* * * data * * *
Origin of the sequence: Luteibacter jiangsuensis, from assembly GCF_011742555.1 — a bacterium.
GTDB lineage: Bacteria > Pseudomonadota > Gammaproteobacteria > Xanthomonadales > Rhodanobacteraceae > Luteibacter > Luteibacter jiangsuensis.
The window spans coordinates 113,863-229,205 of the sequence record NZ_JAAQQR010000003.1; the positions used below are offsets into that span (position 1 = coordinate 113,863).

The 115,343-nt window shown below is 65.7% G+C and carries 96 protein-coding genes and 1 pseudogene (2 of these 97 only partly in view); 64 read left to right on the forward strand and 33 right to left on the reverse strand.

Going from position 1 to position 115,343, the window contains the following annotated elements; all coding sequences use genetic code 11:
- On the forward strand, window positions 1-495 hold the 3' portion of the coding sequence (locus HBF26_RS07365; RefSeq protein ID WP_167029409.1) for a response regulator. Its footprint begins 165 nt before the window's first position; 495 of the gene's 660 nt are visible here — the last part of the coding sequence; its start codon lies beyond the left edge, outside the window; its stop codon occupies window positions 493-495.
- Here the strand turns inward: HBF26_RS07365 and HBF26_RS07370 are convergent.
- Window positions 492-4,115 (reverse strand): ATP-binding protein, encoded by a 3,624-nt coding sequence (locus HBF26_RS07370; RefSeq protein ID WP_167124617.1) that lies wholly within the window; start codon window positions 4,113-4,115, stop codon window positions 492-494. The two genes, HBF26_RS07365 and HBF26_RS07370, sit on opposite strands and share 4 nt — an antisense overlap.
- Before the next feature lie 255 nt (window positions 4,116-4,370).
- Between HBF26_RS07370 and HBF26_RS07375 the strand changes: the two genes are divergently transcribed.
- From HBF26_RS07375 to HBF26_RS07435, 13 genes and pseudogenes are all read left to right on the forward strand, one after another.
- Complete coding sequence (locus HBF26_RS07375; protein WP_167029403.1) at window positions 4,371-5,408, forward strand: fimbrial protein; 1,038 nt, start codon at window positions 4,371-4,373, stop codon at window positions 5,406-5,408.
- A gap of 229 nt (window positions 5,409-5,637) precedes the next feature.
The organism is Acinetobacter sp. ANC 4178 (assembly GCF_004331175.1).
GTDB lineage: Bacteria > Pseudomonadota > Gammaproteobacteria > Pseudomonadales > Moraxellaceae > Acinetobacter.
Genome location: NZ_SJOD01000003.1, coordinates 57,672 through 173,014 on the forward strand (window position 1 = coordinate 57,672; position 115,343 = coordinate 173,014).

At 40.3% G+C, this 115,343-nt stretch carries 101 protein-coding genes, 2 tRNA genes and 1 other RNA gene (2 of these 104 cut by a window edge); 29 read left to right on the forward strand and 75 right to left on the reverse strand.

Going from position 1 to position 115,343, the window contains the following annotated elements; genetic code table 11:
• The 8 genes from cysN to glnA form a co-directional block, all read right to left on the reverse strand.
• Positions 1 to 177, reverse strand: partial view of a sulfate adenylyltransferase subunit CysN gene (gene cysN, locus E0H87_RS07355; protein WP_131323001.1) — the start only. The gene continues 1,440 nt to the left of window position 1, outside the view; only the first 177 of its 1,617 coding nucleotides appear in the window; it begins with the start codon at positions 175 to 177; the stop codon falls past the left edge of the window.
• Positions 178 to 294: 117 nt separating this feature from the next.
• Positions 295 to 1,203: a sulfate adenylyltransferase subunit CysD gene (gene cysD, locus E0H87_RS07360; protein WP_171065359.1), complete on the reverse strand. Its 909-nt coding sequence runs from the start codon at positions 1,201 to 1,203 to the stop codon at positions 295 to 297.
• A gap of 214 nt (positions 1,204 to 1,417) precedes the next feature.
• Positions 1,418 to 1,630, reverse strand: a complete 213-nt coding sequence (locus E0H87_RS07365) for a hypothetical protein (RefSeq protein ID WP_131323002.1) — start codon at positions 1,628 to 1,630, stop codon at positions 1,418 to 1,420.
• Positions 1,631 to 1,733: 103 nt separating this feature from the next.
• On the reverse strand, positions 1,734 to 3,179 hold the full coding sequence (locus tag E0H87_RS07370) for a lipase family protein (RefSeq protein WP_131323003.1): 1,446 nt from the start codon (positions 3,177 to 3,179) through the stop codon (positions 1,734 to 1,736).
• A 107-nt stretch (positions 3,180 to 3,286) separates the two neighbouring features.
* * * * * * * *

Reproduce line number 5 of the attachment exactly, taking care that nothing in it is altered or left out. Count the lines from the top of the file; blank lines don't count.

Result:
Going from position 1 to position 115,343, the window contains the following annotated elements; all coding sequences use genetic code 11: